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4 Food Storage & Safety Procedures Every Food Handler Should Know

According to the latest research about food waste, over 40% of the U.S food supply is never consumed.

The most common reasons for this food waste is that restaurants are not sure how to store food, what food can be refrigerated, and the best use of their food.

Proper food storage involves having procedures to ensure that all of the food gets used up before it expires as well as storing it at the right temperature and location. Knowledge of proper food storage is not only important for restaurants to ensure the health of diners, but it’s also critical for food handler certification and employment.

Below are a few tips for every food handler or restaurant manager should know when it comes to food storage and safety.

1. Follow Stock Rotation Rules

Let’s talk about stock rotation. Stock rotation is the practice of moving products with earlier expiration dates forward to prevent food spoilage. Following stock rotation rules ensures that food doesn’t have to be thrown out because it wasn’t used before it expired. When following stock rotation rules, remember the acronym FIFO—first-in, first-out!

Use the shortest shelf life items first.

When using food that you have in stock for cooking or meal preparation, it’s important to use those items with the shortest shelf life first. That way, older ingredients won’t expire and go to waste.

Place items with the shortest shelf lives up front

When storing or displaying food, always put the stock with the shortest shelf life at the front. You will be able to see it more easily, and it will be cooked with first.

2. Use Recommended Refrigeration Temperatures

Keeping your refrigerator at the recommended temperature is crucial in preserving food and preventing pathogenic bacteria from multiplying. Here are some helpful safety tips to keep in mind when refrigerating food.

Take special care of high-risk foods

High risk time and temperature control (TCS) foods, such as milk, eggs, shellfish, fish and meats, must be refrigerated – they are the main priority.

It’s important to understand that keeping raw and TCS foods at 41°F or below will prevent or slow down pathogenic bacterial multiplication. Remember, the trick is to ensure that you keep food out of the Temperature Danger Zone. Anything over 41°F bacteria to multiply at a rapid speed.

Aside from high risk TCS foods, here is a list of perishable items that should be refrigerated at 41°F:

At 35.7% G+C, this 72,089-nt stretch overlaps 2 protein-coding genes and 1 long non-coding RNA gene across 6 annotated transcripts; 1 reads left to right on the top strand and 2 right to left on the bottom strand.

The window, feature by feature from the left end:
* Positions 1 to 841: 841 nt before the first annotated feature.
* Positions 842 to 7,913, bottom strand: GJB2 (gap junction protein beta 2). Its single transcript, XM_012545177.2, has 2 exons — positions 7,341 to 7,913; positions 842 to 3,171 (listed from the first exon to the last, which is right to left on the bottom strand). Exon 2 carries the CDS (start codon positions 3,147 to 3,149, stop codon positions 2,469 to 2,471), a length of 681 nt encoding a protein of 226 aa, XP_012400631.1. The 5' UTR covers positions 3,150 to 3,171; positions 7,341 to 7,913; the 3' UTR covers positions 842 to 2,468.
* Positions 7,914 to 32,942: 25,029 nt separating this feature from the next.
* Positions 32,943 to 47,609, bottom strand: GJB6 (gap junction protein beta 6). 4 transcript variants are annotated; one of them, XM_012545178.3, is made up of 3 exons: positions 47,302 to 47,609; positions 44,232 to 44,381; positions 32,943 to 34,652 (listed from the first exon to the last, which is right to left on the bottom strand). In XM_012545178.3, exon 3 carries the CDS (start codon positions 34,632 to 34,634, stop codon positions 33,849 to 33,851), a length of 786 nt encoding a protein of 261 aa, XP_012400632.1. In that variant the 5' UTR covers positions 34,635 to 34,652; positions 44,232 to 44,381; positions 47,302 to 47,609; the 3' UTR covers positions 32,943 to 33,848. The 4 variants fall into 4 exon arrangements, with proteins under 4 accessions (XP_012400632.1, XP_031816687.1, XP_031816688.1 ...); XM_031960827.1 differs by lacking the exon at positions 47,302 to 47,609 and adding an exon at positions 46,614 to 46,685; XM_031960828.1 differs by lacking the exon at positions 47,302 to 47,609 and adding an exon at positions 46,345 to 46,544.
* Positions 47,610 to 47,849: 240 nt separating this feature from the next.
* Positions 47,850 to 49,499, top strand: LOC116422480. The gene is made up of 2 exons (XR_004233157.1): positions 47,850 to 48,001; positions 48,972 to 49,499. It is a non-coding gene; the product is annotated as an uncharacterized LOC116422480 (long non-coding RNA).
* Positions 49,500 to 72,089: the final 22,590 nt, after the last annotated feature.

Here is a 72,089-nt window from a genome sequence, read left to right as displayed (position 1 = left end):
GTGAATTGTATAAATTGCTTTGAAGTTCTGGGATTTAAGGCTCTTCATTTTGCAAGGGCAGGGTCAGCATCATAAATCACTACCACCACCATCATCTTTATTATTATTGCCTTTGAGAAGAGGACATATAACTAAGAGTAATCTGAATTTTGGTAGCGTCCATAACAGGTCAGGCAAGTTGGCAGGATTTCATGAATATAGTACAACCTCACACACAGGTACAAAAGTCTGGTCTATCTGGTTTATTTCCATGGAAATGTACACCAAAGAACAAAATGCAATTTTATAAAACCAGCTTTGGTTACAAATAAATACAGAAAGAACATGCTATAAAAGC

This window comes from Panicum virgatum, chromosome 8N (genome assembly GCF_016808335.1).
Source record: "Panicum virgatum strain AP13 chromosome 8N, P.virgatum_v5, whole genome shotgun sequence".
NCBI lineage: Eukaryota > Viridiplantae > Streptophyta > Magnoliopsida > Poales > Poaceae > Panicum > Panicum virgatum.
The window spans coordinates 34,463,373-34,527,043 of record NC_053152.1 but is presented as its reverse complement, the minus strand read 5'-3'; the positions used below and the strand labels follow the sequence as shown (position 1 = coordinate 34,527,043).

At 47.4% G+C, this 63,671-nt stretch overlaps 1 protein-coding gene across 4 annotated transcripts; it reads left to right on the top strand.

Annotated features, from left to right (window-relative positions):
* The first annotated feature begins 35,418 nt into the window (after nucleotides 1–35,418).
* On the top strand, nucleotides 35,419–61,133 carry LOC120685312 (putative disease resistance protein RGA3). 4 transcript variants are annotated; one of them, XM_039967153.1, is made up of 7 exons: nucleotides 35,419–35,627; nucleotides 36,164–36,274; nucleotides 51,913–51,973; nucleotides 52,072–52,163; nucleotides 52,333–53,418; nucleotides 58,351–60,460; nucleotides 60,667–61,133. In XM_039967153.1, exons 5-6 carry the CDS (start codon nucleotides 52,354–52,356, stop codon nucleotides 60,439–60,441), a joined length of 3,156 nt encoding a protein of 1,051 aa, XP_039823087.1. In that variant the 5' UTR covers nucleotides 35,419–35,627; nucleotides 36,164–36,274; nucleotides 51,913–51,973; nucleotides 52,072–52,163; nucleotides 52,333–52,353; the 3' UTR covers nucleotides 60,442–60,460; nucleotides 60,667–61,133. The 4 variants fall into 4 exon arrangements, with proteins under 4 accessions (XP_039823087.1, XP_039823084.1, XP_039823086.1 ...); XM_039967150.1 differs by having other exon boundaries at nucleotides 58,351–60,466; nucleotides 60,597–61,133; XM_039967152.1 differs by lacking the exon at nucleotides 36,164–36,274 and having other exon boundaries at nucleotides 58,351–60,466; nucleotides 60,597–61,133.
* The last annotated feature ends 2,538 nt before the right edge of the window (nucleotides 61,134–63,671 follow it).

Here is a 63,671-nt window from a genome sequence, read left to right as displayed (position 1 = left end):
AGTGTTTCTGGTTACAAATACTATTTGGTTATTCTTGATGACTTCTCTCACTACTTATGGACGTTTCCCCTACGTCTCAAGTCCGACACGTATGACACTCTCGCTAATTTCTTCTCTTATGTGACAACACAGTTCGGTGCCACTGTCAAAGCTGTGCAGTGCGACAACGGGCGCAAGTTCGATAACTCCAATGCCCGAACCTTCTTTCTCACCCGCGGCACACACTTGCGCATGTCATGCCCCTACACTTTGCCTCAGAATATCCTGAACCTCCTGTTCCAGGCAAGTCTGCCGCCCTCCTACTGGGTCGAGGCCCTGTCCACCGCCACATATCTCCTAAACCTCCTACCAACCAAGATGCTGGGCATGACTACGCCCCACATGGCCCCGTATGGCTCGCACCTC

• Cooked meats, such as salami or ham
  • Pies and pates
  • Coleslaw, cottage cheese, and sandwich fillings
  • Vacuum packed raw meat, poultry, and fish
  • Anything labeled for refrigeration, such as bottled sauces without preservatives
  • Prepared salads

Make sure that these foods are not left out for more than 2 hours. Bacteria could multiply to dangerous levels and cause foodborne illnesses.

Transfer and cover the contents of open cans

The contents of opened cans should be refrigerated once they have been transferred to suitable storage containers. Never put an opened metal tin of food in the cooler. The metal will rust quickly and cause chemical contamination.

Refrigerate vegetables and fruits

Some vegetables and fruits can be refrigerated if desired, but make sure that they are separated from other foods. Mixing produce with other food stock can result in … (contamination?)

3. Store Food in Coolers Correctly

Understanding how to stack food in a cooler correctly can reduce risks of cross contamination, keep food fresher for longer, and ultimately save you time and money as you will be able to get longer use out of your food inventory.

Below are a few best practices for safe food storage in coolers.

Store raw meat and poultry separately

Always store raw meat and poultry on shelves below other food so that blood or juices cannot drip onto other foods and cross-contaminate them.

Allow space for air circulation

Don’t overcrowd your cooler (the same goes for your refrigerator). Allow enough room around the food for air to circulate. This way, the cooler will be able to operate efficiently and maintain its target temperature.

Keep the cooler door shut

Do not leave cooler doors open any longer than necessary. Otherwise, the temperature inside the cooler will rise, putting food at risk for rapid bacteria growth.

Do not put hot food in the cooler

Unless you have a separate cooler, do not put hot food in a cooler as this will raise the temperature inside and may cause condensation, which can cause cross-contamination by dripping moisture onto other food.

4. Label Food Accurately and In Detail

Labelling food items before storing them lets a food handler know when the food needs to be used by. Below is a breakdown of how you should label different types of food:

  • Highly perishable packaged food, such as cooked meat, fish and dairy products, should be marked with a Use By date.
  • All ready-to-eat food that is prepared in-house must have a label that includes the name of the food and a Use By or expiration date.
  • Less perishable items, such as dried fruit, flour, chips, cereals and canned food, should have a Best Before date.

Tips on When to Throw Out Food

Following these food safety procedures will ensure that less food gets thrown out, but some food will inevitably go bad and need to be thrown out. Here are some